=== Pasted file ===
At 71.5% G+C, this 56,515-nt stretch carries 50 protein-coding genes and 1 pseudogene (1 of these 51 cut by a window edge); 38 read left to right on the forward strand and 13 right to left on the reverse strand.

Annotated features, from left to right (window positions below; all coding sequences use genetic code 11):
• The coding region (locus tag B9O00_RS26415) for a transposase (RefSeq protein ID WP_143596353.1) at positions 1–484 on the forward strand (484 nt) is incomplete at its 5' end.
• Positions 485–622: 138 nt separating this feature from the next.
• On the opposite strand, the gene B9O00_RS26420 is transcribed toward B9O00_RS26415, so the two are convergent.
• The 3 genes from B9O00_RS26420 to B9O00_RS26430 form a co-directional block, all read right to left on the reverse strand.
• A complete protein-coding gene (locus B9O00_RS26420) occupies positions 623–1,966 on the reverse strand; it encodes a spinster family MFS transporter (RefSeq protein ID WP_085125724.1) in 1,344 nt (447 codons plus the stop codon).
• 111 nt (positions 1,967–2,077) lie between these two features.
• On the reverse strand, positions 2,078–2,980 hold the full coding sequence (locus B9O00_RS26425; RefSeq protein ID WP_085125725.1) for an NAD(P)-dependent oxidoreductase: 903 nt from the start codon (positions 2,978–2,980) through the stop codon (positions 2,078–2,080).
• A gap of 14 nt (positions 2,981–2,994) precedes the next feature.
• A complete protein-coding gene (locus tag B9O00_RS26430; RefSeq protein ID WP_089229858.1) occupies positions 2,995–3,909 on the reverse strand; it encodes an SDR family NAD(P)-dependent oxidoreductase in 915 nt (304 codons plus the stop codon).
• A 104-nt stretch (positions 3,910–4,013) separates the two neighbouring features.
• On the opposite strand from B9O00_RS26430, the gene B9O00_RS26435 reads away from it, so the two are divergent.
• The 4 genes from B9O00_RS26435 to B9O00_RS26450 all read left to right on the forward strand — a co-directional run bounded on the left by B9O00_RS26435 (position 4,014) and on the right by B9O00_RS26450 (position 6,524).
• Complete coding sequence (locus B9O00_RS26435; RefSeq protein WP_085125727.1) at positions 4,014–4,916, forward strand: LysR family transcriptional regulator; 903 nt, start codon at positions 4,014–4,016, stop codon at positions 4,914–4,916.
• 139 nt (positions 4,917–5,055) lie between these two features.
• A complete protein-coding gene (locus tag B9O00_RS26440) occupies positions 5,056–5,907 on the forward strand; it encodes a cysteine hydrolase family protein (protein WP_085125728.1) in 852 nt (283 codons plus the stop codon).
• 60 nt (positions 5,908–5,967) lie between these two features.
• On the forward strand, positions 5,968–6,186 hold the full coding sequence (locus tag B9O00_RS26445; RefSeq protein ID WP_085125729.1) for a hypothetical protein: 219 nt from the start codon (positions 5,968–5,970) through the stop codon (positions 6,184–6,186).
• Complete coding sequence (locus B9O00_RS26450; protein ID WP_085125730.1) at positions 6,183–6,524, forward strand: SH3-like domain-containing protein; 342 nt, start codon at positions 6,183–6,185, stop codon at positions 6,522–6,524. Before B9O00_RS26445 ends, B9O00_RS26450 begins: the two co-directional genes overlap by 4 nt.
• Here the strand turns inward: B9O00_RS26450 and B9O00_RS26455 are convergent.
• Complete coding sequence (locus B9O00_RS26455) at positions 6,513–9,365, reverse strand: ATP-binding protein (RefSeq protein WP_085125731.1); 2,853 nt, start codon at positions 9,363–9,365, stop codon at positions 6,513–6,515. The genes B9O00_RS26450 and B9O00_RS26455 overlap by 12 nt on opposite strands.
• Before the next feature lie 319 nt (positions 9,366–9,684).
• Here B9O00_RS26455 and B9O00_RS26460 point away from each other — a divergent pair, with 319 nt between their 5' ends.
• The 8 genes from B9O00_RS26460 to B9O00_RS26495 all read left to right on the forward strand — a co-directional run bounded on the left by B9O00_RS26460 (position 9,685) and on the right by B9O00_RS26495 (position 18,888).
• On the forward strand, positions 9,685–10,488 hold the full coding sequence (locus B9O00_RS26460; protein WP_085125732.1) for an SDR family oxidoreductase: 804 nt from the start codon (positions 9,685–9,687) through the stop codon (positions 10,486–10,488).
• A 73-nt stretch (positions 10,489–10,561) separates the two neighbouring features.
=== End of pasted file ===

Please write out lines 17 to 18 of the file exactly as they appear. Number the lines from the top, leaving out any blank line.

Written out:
• A complete protein-coding gene (locus tag B9O00_RS26440) occupies positions 5,056–5,907 on the forward strand; it encodes a cysteine hydrolase family protein (protein WP_085125728.1) in 852 nt (283 codons plus the stop codon).
• 60 nt (positions 5,908–5,967) lie between these two features.